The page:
Did I mention I received a newsletter yesterday? No, probably not, because I received 18 newsletters. I get about 65 newsletters a week. If I were to dedicate just five minutes to each one, I’d spend 6.5 hours a week reading them all. I doubt very much I’m the only person in the world receiving such large numbers of these things.
My bulging inbox and growing reading duties have led me to wonder how useful and effective any of these newsletters really are. We know how they come about: Some genius on the marketing team comes up with the highly original idea of producing… a biweekly newsletter. The first three issues are well received. There’s lots of interest among the recipients and plenty of appealing content to maintain that interest. Then, it all goes horribly wrong. Internally, the newsletter becomes, more or less, a pain in the you-know-where. Everyone’s run out of ideas for articles, no one’s really interested in writing them, and the publishing deadline is stretched to the very last minute. Result? A newsletter filled with more junk and filler than interesting material.
At this point, subscribers find themselves trapped as well. Having enjoyed a great article or two, clients subscribed to receive what promised to be a valuable contribution to their industry knowledge. That, or they were hijacked into receiving the thing by some sold-to-everybody mailing list. These clients might read the newsletter’s first two issues but will quickly tire of the same old stuff recycled repeatedly, the redundancy of content ineffectively disguised with new headlines (often very compelling headlines). Do reluctant and disillusioned subscribers opt out of the mailing list? No. Opting out seems to take days to take effect. In the meantime, those newsletters just keep coming. The recipients just keep deleting.
Lame newsletters do not build your brand. Of the 50 top Fortune companies I happened to visit yesterday, 29 offer newsletters. Most of those newsletters look the same. And in about four months, their original, enticing quality fades. Yet they keep going and going and going — like a Energizer battery.
Don’t make the same mistakes with your newsletter. Forget about committing to a weekly, biweekly, or monthly schedule. No matter how big your marketing department, the newsletter will become its biggest time waster. Trust me. Your customers are not sitting in front of their PCs waiting for your newsletter to appear in their inboxes. Send news when you have it. Don’t invent news just to have something to say. Unless you really have something important to say, something unique, something you know your customers really would love to hear more about, forget all about sending a newsletter.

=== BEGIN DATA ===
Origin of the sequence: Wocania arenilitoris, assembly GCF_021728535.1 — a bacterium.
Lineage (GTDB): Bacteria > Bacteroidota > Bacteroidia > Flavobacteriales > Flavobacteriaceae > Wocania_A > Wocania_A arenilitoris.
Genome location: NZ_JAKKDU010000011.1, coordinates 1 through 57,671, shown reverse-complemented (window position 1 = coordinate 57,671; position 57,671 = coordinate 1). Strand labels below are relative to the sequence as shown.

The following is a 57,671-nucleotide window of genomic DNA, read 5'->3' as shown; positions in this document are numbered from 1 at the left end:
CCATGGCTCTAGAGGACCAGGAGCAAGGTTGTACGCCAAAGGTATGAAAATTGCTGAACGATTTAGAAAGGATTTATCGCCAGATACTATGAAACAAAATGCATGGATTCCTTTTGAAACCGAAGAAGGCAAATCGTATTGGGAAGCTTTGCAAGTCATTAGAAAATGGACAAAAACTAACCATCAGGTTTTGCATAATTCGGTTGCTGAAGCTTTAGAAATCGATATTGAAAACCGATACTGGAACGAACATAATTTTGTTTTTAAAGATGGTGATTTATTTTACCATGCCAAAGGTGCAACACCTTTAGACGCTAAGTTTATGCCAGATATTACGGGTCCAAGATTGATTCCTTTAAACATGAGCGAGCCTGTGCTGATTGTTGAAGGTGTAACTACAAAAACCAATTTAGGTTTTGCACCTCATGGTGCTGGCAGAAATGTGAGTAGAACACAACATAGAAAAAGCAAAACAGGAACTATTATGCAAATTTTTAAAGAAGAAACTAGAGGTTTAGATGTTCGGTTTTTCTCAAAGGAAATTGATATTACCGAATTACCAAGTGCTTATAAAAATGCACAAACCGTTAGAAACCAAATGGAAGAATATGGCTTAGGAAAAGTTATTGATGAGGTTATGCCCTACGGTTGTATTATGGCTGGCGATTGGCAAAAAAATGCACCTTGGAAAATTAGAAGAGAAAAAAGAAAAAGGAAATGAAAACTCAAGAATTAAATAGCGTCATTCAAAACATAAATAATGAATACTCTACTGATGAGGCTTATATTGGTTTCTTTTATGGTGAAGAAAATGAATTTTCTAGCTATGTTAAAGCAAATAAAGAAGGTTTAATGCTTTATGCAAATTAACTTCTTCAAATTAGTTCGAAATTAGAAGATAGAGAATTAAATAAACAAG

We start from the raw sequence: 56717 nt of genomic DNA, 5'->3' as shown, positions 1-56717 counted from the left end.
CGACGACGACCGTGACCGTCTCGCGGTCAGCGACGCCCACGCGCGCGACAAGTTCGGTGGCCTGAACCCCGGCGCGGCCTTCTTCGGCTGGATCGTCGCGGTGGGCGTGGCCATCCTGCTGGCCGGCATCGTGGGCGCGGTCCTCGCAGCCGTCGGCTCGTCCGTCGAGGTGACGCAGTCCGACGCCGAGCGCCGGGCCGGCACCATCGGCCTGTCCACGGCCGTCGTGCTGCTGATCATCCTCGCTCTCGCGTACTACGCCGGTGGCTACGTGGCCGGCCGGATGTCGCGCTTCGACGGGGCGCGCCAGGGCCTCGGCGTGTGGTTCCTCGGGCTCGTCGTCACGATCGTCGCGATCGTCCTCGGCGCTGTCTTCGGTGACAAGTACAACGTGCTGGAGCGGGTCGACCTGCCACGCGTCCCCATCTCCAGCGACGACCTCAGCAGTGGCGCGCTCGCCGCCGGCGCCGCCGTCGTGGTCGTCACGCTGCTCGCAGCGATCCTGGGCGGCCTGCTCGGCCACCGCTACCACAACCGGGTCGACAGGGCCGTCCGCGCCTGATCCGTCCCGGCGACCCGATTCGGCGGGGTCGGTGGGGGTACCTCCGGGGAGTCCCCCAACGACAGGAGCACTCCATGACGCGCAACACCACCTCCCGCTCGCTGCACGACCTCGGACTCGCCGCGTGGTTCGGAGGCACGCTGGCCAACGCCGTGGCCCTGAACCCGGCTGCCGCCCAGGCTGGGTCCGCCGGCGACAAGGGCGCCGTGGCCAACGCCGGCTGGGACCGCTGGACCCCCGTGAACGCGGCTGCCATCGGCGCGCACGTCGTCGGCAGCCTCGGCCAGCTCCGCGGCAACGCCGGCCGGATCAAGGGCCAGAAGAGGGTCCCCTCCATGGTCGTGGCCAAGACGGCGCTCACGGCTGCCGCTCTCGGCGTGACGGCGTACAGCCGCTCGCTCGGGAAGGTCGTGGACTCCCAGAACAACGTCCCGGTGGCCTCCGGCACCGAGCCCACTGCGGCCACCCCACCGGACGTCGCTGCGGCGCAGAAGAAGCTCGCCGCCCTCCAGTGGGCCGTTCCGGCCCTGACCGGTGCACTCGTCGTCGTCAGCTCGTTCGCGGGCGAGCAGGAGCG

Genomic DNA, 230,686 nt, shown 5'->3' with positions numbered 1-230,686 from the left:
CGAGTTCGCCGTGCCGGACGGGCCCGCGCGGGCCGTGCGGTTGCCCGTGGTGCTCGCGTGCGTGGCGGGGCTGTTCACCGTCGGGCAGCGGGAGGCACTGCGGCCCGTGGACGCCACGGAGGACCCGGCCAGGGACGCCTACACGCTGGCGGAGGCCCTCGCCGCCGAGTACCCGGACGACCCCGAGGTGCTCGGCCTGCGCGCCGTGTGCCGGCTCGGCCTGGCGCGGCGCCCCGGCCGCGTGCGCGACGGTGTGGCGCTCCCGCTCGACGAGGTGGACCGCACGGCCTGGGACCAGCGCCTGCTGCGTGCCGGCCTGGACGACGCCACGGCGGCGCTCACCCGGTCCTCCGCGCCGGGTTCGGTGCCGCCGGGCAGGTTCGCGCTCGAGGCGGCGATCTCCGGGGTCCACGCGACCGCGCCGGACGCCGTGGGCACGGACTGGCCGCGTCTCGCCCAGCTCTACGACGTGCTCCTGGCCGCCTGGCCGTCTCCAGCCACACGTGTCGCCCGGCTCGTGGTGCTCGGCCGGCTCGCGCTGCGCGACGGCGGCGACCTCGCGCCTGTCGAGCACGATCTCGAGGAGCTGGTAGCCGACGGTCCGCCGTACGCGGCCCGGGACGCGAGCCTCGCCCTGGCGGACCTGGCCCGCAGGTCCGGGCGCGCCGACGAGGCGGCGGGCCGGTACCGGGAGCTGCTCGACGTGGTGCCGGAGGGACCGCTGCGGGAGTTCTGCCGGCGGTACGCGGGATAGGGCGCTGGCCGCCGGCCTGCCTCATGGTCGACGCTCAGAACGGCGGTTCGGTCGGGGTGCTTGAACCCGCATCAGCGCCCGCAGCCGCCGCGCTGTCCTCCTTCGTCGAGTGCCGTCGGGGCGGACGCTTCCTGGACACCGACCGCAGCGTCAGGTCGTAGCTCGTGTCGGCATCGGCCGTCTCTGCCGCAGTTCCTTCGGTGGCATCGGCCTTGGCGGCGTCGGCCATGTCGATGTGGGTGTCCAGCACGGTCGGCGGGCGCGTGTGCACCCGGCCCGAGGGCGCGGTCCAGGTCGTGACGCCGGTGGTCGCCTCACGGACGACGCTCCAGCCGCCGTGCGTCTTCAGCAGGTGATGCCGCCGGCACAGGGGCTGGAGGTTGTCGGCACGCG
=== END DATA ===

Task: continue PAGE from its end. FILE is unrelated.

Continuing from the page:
If you absolutely love the idea of distributing news via email, don’t refer to the document as a “newsletter.” Come up with another term that won’t repel your jaded readers.
If, despite all this, you do decide to publish a newsletter, here’s how to do it right. First, send a sample newsletter to 10 customers you really know well. Ask for their opinions. You might think this is a lot of work. It is. I’d rather achieve quality content that interests my customers than waste the time of 5,000 of my best clients with junk. If you keep sending material your customers never read, eventually they won’t notice when interesting news arrives. Remember the fable? Cry wolf too often and people become deaf to your voice.
Remove all the links in your newsletter. A couple of weeks ago, I discussed links on your site that make no sense. The same principles apply to newsletters. One or two good links are fine, but recently I received a newsletter containing 21 of them. I hardly knew where to start and where to end.
Producing news on an ongoing basis is a complex business. Newspapers do it every day and struggle to make it happen. I love the idea of notifying your customers when there’s interesting, relevant, mind-blowing news. But wasting their time, continually, is counter to the reason you decided to publish a newsletter in the first place. Branding is about making your product relevant for your customers, ensuring they can’t live without it. A relentless newsletter that inexorably repeats itself, issue after issue, is one of the best ways to disconnect your customer from your brand.
PS: OK, OK, I asked for it. If you read this email via one of ClickZ’s newsletters, you have every right to object to what I’m saying.
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